I still haven’t started grading, but this distraction is well worth it. My first article for the estimable Good Men Project Magazine is now up on their website. The article is called, “Superman of the House,” and it parses some similar themes I’ve mentioned here regarding my ever-in-process memoir, as well as discusses some modern thoughts on what that snaky, snarly phrase, “man of the house” means to us in America today.
If all goes well, I’m hoping this will be the first of many for the Good Men Project. They’re well-connected (ties to the NYTimes) and are doing edgy, respectable, honest work. Their articles are worth reading on any given day–add them to your list.
As is becoming custom, here’s a chunk of the piece, with a link to the full article:
In 1987, just a few weeks before he died of cancer, my father recorded his final thoughts onto an audiotape. Among his slow, breathy reflections, he made sure to leave messages for his three kids. His charge to me?
“A lot of the weight of the man of the house will be on your shoulders.”
I was 4. A week or so after he died, I refused to leave the house for preschool, claiming that I needed to stay home to take care of my mother. “I’ll be OK, buggy,” she said. “Why don’t I make sure your Superman pajamas are clean for when you get home later?”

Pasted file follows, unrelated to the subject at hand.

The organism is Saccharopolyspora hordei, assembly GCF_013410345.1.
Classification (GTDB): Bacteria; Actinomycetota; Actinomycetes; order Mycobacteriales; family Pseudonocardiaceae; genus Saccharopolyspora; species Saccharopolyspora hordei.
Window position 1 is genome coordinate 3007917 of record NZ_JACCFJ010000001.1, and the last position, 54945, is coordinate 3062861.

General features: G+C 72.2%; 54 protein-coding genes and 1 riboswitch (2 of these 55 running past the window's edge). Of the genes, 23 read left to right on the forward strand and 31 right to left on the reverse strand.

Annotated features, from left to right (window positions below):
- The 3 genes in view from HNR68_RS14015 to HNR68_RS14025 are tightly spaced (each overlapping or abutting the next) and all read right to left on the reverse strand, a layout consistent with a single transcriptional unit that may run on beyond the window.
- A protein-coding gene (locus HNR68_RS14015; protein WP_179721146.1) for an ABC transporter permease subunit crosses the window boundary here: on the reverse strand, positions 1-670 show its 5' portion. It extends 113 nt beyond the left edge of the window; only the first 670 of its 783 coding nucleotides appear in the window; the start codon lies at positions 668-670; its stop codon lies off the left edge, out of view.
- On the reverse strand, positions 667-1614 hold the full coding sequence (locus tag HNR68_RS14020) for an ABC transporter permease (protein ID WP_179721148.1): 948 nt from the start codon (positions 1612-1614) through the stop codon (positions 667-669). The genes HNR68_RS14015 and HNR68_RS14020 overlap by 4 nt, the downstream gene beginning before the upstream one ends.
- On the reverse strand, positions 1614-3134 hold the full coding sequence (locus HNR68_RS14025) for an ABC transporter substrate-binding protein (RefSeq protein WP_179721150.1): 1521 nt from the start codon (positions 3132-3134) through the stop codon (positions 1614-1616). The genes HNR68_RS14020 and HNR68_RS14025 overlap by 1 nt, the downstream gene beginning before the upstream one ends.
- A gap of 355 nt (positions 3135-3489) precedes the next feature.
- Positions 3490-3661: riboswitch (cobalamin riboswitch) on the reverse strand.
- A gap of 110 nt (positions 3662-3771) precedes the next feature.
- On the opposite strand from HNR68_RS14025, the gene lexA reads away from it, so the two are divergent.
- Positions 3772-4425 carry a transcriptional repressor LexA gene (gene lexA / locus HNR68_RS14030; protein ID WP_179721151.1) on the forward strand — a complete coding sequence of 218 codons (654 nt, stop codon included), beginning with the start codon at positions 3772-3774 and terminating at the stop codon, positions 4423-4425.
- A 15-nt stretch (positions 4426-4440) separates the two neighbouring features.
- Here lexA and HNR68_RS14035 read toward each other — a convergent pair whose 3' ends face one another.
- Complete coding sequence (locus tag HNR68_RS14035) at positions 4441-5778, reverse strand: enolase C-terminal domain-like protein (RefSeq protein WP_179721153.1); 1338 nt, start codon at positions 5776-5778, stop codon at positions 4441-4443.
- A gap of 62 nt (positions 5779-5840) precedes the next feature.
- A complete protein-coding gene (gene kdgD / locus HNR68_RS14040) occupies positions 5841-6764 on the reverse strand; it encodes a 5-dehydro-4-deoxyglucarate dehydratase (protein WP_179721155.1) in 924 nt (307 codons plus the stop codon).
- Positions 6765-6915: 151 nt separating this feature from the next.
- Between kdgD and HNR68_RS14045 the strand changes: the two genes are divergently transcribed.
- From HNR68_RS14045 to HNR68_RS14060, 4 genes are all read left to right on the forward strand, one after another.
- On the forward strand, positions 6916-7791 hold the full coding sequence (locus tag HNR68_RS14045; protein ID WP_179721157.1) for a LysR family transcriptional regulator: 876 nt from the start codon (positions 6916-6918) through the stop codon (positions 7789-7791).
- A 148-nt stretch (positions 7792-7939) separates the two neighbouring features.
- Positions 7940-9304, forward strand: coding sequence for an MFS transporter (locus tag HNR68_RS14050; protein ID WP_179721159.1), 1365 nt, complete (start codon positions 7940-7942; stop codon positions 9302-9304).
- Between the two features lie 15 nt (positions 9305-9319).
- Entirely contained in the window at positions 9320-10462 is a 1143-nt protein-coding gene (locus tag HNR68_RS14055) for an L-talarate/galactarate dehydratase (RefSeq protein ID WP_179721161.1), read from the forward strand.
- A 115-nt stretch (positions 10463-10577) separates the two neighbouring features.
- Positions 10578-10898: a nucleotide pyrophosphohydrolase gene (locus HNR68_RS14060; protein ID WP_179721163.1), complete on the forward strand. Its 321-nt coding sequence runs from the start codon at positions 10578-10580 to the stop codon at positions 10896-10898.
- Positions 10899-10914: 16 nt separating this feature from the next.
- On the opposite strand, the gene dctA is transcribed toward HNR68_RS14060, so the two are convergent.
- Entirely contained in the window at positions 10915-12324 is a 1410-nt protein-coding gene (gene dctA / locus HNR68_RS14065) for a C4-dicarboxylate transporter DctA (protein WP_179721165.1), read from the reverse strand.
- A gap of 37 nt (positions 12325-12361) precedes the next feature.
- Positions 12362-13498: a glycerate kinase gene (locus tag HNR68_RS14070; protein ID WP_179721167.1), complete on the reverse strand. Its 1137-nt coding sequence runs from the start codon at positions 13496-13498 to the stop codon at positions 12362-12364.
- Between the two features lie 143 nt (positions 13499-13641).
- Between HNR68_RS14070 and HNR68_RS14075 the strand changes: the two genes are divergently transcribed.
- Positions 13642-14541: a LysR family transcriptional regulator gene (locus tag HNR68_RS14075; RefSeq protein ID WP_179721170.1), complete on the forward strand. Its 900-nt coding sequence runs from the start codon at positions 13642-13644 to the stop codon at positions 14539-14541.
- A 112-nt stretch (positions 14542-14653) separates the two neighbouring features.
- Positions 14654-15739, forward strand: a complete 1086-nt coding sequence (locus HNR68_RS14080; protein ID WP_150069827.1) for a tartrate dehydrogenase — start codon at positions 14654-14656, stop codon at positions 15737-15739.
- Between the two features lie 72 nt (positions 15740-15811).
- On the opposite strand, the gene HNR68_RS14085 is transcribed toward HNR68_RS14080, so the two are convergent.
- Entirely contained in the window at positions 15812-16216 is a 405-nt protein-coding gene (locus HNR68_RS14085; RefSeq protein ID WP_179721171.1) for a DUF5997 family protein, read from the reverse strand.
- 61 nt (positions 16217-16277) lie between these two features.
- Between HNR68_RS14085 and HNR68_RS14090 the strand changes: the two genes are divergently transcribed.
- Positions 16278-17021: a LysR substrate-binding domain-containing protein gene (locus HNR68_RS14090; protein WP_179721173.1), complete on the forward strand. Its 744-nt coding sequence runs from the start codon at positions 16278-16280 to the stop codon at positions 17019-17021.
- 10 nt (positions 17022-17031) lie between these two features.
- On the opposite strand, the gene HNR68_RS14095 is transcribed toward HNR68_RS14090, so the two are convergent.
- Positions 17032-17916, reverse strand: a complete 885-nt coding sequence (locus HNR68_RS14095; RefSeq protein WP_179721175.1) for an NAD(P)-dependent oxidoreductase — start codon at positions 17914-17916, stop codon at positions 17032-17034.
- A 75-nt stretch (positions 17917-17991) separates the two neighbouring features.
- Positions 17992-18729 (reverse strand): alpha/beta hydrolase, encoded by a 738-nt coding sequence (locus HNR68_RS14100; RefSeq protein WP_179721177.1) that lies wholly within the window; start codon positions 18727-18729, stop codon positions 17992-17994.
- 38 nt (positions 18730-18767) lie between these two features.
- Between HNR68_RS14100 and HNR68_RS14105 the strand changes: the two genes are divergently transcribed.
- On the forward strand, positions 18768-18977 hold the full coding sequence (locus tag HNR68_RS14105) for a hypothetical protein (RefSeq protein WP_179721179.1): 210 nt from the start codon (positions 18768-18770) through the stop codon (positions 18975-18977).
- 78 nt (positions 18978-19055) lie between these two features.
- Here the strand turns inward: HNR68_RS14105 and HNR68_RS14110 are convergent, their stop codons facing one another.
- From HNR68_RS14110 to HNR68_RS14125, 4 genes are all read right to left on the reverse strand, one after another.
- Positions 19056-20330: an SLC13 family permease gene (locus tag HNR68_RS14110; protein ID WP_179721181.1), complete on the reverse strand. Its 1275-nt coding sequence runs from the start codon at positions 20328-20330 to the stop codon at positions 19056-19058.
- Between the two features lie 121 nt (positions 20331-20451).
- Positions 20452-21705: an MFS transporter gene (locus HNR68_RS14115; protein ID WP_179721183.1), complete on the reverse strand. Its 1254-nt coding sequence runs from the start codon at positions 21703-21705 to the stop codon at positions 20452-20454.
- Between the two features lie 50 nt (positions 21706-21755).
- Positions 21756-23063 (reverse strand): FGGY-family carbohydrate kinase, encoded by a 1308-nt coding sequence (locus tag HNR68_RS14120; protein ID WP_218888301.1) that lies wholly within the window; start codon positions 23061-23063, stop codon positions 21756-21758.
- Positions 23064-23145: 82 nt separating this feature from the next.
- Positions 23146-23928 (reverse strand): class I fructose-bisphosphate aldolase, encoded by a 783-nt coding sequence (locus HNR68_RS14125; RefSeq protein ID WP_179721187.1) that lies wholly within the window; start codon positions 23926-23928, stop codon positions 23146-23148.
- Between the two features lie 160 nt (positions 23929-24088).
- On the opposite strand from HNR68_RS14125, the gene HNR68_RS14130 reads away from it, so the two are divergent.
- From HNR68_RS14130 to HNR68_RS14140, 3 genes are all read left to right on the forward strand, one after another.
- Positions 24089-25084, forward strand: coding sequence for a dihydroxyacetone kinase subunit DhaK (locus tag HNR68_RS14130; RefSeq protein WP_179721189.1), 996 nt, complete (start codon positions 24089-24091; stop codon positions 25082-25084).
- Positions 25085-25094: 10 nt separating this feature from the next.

“Can I wear the cape to bed?” I asked.
“Heavens, no!” she cried. “You’ll choke in your sleep!”
Who is the man of the house? At first it seems like a silly question in a culture that often sees equality in simple terms: women can vote, be CEOs and stay-at-home moms; we must have wrapped up that issue. But even if it is an antiquated phrase, we still see it emblazoned on IRS forms and bellowed with fist-pounds in church services.
At 28, I have been happily married for over seven years, and I don’t think my wife Natalie or I have ever used the phrase “man of the house” seriously. The idea directly contradicts an egalitarian relationship and implies that we are expected to take on predefined roles like “bill payer” and “toilet scrubber,” even if those tasks do not fall in one’s individual skill set or career goals. Read More